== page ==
County Medical Examiner Abruptly Retires
Dr. Brian Peterson, who faced some controversies, leaves without making a statement.
Milwaukee County Chief Medical Examiner Brian L. Peterson abruptly retired Monday.
Milwaukee County Executive David Crowley released a statement Monday evening announcing that Peterson, who has served in the role for more than a decade, had retired effective immediately.
“On behalf of Milwaukee County, I offer my deepest gratitude to Dr. Peterson for his many years of work and service,” Crowley said. “I wish him and his family a healthy and fulfilling retirement.”
Asked whether Crowley knew of Petersen’s intentions to retire, a spokesperson for the county executive said, “My understanding is that he found out yesterday.”
Deputy Medical Examiner Dr. Wieslawa Tlomak will serve as interim-chief medical examiner.
As medical examiner, Peterson was among the highest-paid county employees. He was appointed medical examiner in 2010 by then Milwaukee County Executive Scott Walker. He came into the role after being named interim-chief medical examiner after the former chief, Dr. Christopher Happy, resigned. Peterson joined the office in 2008 after working in the Waukesha County Medical Examiner’s office.
An email sent to Peterson’s county email Tuesday morning seeking comment on his decision to retire has not received a reply.
During Peterson’s tenure, the medical examiner’s office saw two spikes in homicides in the City of Milwaukee. The first peaking in 2015 and the second ongoing, with the county on track to see a record number of homicides for the third year in a row.
Peterson also saw the fallout from the opioid epidemic at the medical examiner’s office during his time in Milwaukee County. Most recently, the office has been seeing the massive increase in overdose deaths caused by the increasing use and availability of synthetic opioids like Fentanyl.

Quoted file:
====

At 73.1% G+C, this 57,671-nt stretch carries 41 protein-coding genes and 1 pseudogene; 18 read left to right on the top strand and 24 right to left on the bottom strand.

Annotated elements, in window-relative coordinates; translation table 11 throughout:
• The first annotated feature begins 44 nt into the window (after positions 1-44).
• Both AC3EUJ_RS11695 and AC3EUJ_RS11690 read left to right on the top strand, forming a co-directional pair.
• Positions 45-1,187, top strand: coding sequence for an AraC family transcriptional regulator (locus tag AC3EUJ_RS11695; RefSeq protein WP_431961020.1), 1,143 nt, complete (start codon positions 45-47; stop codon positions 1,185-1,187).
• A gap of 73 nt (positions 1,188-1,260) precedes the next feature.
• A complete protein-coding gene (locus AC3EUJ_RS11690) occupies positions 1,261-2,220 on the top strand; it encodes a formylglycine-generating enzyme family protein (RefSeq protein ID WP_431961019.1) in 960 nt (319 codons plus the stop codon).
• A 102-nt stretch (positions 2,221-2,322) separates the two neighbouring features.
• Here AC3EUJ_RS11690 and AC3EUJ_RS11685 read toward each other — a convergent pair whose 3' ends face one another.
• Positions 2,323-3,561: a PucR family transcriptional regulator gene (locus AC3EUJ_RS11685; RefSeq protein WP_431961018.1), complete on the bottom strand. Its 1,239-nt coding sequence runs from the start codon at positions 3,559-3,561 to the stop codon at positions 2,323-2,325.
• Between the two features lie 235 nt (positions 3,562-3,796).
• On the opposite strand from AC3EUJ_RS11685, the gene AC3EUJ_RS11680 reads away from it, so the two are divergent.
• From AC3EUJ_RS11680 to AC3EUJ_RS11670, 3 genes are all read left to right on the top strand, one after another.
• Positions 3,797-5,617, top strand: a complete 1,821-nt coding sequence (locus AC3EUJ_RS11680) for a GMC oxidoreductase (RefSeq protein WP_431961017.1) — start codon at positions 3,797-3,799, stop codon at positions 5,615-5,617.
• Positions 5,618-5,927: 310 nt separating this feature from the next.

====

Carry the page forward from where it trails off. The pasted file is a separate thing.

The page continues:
He said that there is a shortage of forensic pathologists nationwide and that medical examiners offices are struggling to fill positions. The county’s facility, in its poor state, would make it difficult to remain competitive when searching for forensic pathologists, he said.
Peterson’s tenure overlapped with the rise of the movement for Black lives and increased scrutiny of cause of death rulings for people that die in police custody.
The first high-profile case came in 2012, when Derek Williams died while in the custody of the Milwaukee Police Department. Williams died in the back of an MPD squad car after repeatedly telling officers he couldn’t breathe.
Derek Williams was among three Black men whose deaths in police custody Peterson attributed to sickle cell trait or “sickle cell crisis,” which generated national controversy and coverage by the New York Times in 2021, with experts suggesting sickle cell trait rarely caused death. In an interview with Urban Milwaukee, Peterson called the Times story “bullshit” and insisted that the sickle cell trait, when combined with enough physiological stress, can cause death.
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